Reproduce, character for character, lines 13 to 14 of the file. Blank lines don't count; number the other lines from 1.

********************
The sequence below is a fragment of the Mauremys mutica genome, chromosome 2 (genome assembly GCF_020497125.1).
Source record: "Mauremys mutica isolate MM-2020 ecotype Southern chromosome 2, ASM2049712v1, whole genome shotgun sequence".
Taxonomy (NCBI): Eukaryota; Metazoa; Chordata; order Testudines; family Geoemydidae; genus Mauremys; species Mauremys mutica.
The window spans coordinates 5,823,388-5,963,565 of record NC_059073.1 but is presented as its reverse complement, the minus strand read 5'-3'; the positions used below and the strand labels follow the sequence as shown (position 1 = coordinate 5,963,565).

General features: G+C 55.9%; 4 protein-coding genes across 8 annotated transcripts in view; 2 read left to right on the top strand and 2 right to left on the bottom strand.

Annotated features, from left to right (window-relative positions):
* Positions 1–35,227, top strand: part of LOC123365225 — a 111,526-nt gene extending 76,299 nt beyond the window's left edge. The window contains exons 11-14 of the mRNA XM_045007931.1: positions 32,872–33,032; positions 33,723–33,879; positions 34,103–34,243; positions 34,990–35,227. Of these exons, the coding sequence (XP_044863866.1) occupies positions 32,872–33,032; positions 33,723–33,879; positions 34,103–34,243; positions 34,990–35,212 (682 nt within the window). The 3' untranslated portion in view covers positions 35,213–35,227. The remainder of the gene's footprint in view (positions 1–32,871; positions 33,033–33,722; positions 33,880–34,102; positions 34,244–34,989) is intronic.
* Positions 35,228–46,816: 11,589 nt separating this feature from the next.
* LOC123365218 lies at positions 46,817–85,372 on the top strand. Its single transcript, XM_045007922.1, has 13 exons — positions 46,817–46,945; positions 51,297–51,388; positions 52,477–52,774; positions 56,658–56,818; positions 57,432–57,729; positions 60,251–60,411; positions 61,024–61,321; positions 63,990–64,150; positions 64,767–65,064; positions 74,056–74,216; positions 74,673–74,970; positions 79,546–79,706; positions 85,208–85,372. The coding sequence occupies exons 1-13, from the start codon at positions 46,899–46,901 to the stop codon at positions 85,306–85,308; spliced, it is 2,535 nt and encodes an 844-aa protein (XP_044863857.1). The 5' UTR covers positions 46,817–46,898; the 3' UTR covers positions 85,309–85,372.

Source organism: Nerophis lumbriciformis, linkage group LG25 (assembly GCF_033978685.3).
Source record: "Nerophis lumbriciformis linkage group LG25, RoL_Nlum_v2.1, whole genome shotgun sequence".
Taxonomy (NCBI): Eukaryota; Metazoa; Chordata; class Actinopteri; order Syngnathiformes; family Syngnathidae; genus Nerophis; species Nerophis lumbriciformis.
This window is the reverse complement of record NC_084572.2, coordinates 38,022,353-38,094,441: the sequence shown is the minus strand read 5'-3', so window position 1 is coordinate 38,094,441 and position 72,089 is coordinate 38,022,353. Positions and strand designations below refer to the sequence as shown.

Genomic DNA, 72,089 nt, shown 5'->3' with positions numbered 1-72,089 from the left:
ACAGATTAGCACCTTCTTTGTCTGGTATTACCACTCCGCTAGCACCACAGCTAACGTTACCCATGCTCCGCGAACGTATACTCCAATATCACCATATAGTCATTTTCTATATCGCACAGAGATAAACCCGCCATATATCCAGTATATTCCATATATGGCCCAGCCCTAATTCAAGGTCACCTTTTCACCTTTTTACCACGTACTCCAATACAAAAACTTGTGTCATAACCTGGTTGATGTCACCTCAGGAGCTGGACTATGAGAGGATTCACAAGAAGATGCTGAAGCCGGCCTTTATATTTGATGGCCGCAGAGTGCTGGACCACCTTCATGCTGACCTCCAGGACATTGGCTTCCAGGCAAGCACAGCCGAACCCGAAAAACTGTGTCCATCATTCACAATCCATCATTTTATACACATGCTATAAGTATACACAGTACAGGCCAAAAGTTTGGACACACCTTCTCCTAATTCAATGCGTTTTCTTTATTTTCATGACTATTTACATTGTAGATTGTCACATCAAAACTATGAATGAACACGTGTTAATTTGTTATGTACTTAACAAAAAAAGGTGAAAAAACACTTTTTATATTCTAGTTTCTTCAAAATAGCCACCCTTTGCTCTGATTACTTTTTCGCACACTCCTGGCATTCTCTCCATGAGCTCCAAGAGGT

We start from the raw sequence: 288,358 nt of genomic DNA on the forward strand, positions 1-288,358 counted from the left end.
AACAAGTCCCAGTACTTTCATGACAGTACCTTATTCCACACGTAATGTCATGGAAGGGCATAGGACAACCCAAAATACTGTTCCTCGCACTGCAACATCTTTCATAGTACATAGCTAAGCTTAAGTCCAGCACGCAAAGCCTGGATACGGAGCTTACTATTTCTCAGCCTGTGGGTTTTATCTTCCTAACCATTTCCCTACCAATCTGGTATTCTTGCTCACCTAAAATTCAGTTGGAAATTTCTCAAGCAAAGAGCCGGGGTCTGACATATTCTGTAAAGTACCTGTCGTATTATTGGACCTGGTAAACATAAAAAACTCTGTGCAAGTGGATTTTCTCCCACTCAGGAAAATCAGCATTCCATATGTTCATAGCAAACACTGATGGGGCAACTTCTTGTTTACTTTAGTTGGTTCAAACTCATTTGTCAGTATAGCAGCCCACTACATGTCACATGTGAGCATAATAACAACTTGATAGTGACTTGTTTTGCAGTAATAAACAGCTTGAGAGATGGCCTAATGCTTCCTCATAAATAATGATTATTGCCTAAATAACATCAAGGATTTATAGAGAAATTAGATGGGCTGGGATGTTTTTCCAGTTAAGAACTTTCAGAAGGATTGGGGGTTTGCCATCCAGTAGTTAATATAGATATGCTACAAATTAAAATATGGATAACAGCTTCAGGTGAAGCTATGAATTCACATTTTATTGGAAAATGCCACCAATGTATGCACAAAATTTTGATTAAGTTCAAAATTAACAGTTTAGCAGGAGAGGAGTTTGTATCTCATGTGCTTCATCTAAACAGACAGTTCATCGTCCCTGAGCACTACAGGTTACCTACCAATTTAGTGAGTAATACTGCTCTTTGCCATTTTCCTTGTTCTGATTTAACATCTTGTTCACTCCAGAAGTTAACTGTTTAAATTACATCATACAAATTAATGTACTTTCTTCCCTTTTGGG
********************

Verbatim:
This window is the reverse complement of record NC_084572.2, coordinates 38,022,353-38,094,441: the sequence shown is the minus strand read 5'-3', so window position 1 is coordinate 38,094,441 and position 72,089 is coordinate 38,022,353. Positions and strand designations below refer to the sequence as shown.

Genomic DNA, 72,089 nt, shown 5'->3' with positions numbered 1-72,089 from the left: